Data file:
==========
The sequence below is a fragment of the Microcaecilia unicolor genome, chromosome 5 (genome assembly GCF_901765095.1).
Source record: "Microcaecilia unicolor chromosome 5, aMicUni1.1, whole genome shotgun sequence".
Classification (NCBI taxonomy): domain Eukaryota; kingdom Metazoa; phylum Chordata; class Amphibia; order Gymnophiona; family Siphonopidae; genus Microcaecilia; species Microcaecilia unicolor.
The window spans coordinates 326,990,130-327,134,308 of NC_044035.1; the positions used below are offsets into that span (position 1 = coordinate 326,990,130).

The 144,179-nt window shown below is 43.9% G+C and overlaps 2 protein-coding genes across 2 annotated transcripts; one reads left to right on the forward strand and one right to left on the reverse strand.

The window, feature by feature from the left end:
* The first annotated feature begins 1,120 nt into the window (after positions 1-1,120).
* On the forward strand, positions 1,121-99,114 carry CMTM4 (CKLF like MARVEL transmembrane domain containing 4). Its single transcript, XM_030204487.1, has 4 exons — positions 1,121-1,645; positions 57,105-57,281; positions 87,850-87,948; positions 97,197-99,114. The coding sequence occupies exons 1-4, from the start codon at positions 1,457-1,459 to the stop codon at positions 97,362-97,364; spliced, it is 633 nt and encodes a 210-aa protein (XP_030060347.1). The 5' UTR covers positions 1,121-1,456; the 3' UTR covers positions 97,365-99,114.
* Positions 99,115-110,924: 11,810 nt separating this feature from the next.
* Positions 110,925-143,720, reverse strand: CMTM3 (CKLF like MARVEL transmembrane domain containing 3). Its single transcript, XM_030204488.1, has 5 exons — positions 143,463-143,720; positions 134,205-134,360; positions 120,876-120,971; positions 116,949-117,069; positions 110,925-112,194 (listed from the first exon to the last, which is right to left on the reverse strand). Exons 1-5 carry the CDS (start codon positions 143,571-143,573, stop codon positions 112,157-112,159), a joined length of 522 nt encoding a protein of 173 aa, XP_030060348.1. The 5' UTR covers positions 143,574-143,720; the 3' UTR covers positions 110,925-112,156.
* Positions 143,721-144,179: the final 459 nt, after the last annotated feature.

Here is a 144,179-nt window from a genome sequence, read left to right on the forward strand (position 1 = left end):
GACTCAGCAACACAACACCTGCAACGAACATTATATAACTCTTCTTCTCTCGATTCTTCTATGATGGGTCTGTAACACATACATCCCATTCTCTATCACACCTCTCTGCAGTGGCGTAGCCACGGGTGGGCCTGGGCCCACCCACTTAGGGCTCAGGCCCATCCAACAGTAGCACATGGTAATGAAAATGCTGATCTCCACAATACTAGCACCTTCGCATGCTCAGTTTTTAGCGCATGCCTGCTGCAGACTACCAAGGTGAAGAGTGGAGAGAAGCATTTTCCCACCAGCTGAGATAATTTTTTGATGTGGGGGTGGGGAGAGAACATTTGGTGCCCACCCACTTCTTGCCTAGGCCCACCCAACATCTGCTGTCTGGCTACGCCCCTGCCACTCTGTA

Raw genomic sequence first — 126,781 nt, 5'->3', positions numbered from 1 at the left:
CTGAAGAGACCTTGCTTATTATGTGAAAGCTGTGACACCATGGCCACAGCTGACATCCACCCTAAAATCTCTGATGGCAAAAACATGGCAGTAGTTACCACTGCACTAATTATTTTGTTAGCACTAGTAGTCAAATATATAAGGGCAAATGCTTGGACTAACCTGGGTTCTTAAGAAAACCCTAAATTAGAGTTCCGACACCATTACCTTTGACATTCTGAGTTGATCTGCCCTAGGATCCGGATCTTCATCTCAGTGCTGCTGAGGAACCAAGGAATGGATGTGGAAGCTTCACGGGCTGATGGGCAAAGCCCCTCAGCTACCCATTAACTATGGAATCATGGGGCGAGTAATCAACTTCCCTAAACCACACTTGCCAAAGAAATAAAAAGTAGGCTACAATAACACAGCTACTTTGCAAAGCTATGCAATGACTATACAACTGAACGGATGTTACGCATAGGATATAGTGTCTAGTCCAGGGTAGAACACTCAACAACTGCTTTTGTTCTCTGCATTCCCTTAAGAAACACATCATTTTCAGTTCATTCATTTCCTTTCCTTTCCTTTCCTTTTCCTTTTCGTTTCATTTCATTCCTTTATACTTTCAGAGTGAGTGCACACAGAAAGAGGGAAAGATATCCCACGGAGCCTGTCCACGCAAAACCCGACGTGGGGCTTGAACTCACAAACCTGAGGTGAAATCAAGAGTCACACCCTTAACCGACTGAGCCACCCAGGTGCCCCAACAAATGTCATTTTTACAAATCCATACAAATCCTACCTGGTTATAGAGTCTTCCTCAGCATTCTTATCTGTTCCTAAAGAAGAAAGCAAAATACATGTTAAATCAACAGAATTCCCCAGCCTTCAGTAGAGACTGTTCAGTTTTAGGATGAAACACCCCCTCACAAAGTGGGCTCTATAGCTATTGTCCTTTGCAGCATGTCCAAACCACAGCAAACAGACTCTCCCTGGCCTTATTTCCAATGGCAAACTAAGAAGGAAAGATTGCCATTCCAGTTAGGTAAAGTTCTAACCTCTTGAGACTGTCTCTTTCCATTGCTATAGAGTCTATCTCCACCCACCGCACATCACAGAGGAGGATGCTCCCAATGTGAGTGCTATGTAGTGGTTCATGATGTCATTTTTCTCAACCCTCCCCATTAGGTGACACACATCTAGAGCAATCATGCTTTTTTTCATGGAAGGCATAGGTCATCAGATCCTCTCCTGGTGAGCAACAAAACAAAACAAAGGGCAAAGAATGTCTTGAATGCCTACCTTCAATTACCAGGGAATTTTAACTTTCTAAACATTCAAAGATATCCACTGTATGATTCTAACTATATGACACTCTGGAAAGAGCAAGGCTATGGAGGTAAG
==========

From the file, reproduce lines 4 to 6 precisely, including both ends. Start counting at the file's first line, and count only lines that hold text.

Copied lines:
The window spans coordinates 326,990,130-327,134,308 of NC_044035.1; the positions used below are offsets into that span (position 1 = coordinate 326,990,130).

The 144,179-nt window shown below is 43.9% G+C and overlaps 2 protein-coding genes across 2 annotated transcripts; one reads left to right on the forward strand and one right to left on the reverse strand.

The window, feature by feature from the left end: